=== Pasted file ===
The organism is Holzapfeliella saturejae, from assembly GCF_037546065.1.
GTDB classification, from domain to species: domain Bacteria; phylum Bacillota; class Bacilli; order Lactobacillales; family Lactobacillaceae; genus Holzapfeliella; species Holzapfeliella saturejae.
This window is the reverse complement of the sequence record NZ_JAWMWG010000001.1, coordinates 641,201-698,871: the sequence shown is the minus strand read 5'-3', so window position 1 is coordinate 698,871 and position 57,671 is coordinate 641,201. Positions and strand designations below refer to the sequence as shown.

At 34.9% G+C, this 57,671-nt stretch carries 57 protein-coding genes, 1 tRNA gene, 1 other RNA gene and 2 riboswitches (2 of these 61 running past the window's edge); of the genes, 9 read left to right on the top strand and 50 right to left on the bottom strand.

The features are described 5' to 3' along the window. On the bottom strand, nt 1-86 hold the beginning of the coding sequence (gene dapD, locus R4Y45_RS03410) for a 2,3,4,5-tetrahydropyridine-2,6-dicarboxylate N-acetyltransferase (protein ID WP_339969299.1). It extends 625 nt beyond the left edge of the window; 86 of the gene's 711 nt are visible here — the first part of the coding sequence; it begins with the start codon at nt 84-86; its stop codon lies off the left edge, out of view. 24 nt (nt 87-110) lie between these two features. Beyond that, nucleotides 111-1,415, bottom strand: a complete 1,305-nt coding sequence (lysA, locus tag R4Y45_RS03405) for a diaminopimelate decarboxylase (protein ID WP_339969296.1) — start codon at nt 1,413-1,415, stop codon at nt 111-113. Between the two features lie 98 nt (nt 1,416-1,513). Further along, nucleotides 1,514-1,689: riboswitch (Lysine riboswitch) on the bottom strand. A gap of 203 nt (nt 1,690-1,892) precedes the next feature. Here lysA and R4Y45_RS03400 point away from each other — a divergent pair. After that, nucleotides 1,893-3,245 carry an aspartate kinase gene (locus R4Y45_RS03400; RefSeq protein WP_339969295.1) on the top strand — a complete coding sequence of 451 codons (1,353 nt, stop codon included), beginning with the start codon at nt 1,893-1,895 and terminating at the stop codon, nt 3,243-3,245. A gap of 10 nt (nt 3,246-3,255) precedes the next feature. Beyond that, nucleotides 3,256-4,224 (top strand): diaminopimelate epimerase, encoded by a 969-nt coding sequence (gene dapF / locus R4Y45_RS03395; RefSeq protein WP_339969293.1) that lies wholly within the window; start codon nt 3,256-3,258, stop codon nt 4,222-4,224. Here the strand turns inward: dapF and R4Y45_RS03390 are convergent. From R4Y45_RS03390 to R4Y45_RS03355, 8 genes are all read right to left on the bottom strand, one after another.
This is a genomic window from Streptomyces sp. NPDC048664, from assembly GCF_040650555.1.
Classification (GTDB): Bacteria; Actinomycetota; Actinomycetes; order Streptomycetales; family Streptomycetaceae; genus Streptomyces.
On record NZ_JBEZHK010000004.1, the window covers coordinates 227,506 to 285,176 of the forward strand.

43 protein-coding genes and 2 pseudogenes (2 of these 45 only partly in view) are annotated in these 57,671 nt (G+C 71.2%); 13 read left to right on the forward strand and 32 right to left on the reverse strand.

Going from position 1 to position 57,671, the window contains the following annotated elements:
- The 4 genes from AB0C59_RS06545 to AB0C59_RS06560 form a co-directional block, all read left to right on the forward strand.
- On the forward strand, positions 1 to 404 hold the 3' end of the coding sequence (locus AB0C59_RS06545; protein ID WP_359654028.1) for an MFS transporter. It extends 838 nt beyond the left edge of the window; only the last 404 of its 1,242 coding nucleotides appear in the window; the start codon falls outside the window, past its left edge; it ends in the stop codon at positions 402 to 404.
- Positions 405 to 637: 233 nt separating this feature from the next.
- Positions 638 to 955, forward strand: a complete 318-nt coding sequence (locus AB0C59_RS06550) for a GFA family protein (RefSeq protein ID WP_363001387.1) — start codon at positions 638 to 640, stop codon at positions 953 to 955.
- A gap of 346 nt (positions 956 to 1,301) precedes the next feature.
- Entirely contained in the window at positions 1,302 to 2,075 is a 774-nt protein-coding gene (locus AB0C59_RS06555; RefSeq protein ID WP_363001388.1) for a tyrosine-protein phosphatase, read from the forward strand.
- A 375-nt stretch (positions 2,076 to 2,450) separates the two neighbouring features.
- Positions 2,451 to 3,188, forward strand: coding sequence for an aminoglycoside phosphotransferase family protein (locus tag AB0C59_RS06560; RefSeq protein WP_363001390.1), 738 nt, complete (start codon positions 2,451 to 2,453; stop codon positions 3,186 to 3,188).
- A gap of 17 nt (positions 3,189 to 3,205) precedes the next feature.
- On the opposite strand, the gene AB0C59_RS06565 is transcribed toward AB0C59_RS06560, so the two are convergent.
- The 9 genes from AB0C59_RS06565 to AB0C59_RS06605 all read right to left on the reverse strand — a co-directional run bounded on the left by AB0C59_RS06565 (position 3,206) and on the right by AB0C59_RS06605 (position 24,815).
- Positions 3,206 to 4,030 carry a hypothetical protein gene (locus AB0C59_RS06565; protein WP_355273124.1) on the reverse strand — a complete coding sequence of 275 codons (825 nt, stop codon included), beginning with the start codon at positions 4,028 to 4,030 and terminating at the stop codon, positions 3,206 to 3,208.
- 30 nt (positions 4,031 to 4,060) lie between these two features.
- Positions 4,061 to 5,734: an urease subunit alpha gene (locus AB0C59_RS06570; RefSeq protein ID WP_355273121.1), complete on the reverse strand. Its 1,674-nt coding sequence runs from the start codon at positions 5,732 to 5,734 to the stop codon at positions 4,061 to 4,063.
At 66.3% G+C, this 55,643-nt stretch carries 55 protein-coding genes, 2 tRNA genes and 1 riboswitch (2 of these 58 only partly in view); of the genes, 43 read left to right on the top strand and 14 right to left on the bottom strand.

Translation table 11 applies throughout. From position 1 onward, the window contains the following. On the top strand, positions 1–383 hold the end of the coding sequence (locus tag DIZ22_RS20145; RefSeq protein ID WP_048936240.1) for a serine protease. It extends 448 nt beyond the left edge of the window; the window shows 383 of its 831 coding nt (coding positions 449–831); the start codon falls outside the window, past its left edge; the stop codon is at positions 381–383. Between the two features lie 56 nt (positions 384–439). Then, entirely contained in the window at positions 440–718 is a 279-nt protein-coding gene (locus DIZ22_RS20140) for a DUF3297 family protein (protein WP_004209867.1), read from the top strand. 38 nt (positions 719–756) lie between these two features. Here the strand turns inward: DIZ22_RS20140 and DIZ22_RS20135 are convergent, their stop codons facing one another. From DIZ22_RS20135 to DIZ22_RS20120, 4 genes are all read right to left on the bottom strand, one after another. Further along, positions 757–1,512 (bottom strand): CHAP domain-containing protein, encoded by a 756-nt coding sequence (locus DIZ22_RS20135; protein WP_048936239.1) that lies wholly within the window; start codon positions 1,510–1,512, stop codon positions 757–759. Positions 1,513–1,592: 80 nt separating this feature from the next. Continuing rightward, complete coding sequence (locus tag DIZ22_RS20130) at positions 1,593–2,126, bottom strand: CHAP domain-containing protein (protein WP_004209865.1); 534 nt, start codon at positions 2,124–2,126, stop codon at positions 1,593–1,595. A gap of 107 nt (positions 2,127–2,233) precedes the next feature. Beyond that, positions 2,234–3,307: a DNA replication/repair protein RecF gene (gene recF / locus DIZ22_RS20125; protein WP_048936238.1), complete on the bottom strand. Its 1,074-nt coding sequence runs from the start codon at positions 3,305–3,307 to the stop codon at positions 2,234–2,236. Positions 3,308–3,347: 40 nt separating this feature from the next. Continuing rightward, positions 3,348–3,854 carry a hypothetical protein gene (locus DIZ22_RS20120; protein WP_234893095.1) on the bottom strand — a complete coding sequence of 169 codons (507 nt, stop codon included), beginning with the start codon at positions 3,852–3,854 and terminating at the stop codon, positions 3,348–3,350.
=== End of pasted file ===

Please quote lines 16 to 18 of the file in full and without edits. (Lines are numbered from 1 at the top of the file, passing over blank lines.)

- Entirely contained in the window at positions 1,302 to 2,075 is a 774-nt protein-coding gene (locus AB0C59_RS06555; RefSeq protein ID WP_363001388.1) for a tyrosine-protein phosphatase, read from the forward strand.
- A 375-nt stretch (positions 2,076 to 2,450) separates the two neighbouring features.
- Positions 2,451 to 3,188, forward strand: coding sequence for an aminoglycoside phosphotransferase family protein (locus tag AB0C59_RS06560; RefSeq protein WP_363001390.1), 738 nt, complete (start codon positions 2,451 to 2,453; stop codon positions 3,186 to 3,188).